Then one day, while trying to avoid the bullies, and I found myself wandering into the school library, and it was there that I discovered a small book. It was brief enough that I managed to read it almost to the end. I loved that little book, with its cute cartoons on every page which portrayed the adventures of Charlie Brown. I liked Charlie, he was an unusual little boy, and I found that I could relate to him, bless him. In Charlie, there was a small reflection of myself. Like me, Charlie was of short stature, inconspicuous, ordinary, and unremarkable. And like me, he was misunderstood. Charlie had a habit of making silly mistakes, he would say stupid things and did things out of the ordinary, and that is when his friends would exclaim, Good Grief Charlie Brown! I definitely could relate to him.

I suffered my first real experience of grief when I split from my fiancé of three years. I was still saying ‘good grief’ as my catchphrasebut now I knew that grief had nothing GOOD about it. In the end, my favourite little motto became a thing of the past -sorry Charlie! Whether it’s death, divorce a job loss or anything else that causes us to grieve, all are difficult to cope with. Whatever the circumstances, grief forces us to say goodbye to someone or something we hold dear. Grieving is such a personal and individual thing; we all experience it in our own way. I remember the sorrow I felt when I left my home country of Australia, creating a new home overseas. The anguish of saying goodbye to family. My obligations in ministry took me around the world, so I repeatedly had to leave dear friends behind, and sadness became a familiar figure. I was living 15,000 miles away from Australia, when my mother, who lived there died. I felt sad when I couldn’t be with her in her last days. The sorrow deepened when I couldn’t help my sisters to care for our aged Dad – there’s nothing good about grief.

You, Will, Have Troubles

  I share a little my own story throughout this book, so you know that you are not alone in this. I want you to see that there is someone who can empathise. My purpose is to help you understand your own Troubles and learn to manage them, so you can live a happy and fulfilling life. No real language exists, that clearly expresses the reality of the deep pain of grief. In 1976 I came to faith in Christ and began to attend church and was told by well-meaning people, that all my problems have ended.

I believed them. They assured me that I had found a trouble-free life! It wasn’t long before I found out that this idea was terribly dishonest. When the problems began, I was convinced that something was wrong with me. This wasn’t supposed to happen! Discouraged and very confused, I believed that I must have done something wrong, it was my fault somehow. I already had low self-esteem, and this only compounded my sense of helplessness and hopelessness. My God encounter was genuine. I hung on tightly to that experience as the turmoil swirled around me. I began to research God’s word for myself and found the truth of the matter. What I was told was a lie, things do go wrong for people of faith. Bad things happen to good people. And that is OK, that’s life! Every human being on the planet lives through sorrow in different ways and measures, and always will. You can imagine my relief to find this was nothing unusual and that there was nothing wrong with me after all. Many teachings in the Scriptures point out that we will have troubles in this life, especially if we follow Christ closely as His disciples.  Don’t be surprised by what you are experiencing, God is with you. The real problem arises when we don’t know what to do with our troubles. We wonder how on earth will we get through this! And how do we survive this phase of mourning, and not allow it to immobilise us in some way? How can we make sense of what is happening?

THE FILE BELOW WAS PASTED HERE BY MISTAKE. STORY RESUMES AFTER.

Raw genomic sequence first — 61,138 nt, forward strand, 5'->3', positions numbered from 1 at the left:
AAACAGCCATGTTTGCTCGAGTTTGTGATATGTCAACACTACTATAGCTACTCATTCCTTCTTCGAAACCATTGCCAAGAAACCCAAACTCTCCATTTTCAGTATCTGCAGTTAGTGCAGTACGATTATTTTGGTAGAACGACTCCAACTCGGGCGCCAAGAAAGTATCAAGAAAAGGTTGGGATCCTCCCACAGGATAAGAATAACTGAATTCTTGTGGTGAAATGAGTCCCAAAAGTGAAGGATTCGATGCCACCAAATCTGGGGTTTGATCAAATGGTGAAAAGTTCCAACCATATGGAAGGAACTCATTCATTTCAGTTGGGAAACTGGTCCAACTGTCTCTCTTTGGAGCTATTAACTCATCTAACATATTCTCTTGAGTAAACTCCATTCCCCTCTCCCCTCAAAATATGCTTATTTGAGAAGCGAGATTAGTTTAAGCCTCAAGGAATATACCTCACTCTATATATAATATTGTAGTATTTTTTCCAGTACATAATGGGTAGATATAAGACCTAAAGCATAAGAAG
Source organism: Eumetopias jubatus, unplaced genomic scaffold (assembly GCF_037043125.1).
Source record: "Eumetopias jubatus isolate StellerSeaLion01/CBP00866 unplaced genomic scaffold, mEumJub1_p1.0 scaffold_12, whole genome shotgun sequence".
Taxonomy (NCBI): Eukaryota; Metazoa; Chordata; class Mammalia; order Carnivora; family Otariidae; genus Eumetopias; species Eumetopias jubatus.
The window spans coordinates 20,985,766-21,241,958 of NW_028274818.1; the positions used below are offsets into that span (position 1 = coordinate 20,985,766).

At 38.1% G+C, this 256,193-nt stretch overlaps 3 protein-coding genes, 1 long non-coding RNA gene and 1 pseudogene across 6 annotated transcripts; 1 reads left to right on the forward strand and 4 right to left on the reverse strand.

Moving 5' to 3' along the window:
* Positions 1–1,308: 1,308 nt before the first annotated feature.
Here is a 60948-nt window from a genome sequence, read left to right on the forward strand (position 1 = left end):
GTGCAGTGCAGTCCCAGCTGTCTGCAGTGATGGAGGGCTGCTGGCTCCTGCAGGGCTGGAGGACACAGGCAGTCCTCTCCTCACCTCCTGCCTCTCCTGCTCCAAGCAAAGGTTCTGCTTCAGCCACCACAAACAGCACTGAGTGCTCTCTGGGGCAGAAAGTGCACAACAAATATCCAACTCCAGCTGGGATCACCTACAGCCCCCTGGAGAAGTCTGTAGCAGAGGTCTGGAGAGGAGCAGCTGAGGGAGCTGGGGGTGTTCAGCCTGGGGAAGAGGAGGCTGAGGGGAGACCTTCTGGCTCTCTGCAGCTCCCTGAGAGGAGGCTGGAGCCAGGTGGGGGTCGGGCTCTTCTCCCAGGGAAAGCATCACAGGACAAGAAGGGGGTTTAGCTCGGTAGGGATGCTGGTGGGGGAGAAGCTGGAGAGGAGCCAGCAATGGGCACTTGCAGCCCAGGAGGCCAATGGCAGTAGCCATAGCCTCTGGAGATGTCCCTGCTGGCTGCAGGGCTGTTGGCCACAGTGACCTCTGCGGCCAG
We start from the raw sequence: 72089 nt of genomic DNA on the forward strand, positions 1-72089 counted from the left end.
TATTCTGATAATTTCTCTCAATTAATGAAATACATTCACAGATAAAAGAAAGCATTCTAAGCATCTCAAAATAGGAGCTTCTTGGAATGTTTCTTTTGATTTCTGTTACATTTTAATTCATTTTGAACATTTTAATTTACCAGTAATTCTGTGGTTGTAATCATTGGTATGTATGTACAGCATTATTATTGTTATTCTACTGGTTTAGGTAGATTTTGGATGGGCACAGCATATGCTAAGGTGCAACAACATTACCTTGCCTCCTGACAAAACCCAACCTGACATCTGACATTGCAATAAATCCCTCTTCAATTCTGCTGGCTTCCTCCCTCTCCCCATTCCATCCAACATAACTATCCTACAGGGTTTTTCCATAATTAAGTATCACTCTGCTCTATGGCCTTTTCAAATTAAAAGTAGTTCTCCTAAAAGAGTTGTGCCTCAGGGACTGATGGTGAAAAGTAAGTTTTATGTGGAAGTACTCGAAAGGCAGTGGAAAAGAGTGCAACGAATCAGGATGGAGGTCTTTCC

In God’s Name

To be able to embrace God as a friend as we journey through the valley of the shadow, we need to identify who God actually is. One of the ways we do this is by looking into His Name. This is because God’s Name reveals His character, intention, and fundamental nature. When we name our children, we give them a first and surname, and sometimes more. And we often don’t consider what the meaning of it may be. However, this rule does not apply to God. Meanings of names are particularly important. The babies of the bible were named according to the particular meaning of that name.  Some people may not realise it but, there is no first name or surname that is applied to the Creator of the Universe. God is not a John or an Eric or even a Fred, for example. But what we believe are names for God are actually descriptions of Gods nature, character, and actions. For instance, Jehovah-Raah, which means The Lord, my Shepherd. A shepherd is a role description, not a name of a person. Jehovah is not a name either. Translated as The Existing One or Lord. So again, it describes who God is. Also, it suggests becoming or specifically to become known. This implies that God always discloses who He is. A shepherd is the one who feeds or leads his flock to pasture (Ezekiel 34:11-15). An extended translation is a friend or companion. This indicates the intimacy that God desires between Himself and His people and can be understood as The Lord, my Friend. Untangling the Name like this reveals to us that God is our friend, guide, companion and is the ever-existing One. The One who loves and cares for His sheep. The Lord, my Shepherd.and we see who God is in the Good Shepherd who is Jesus Christ.

💗xx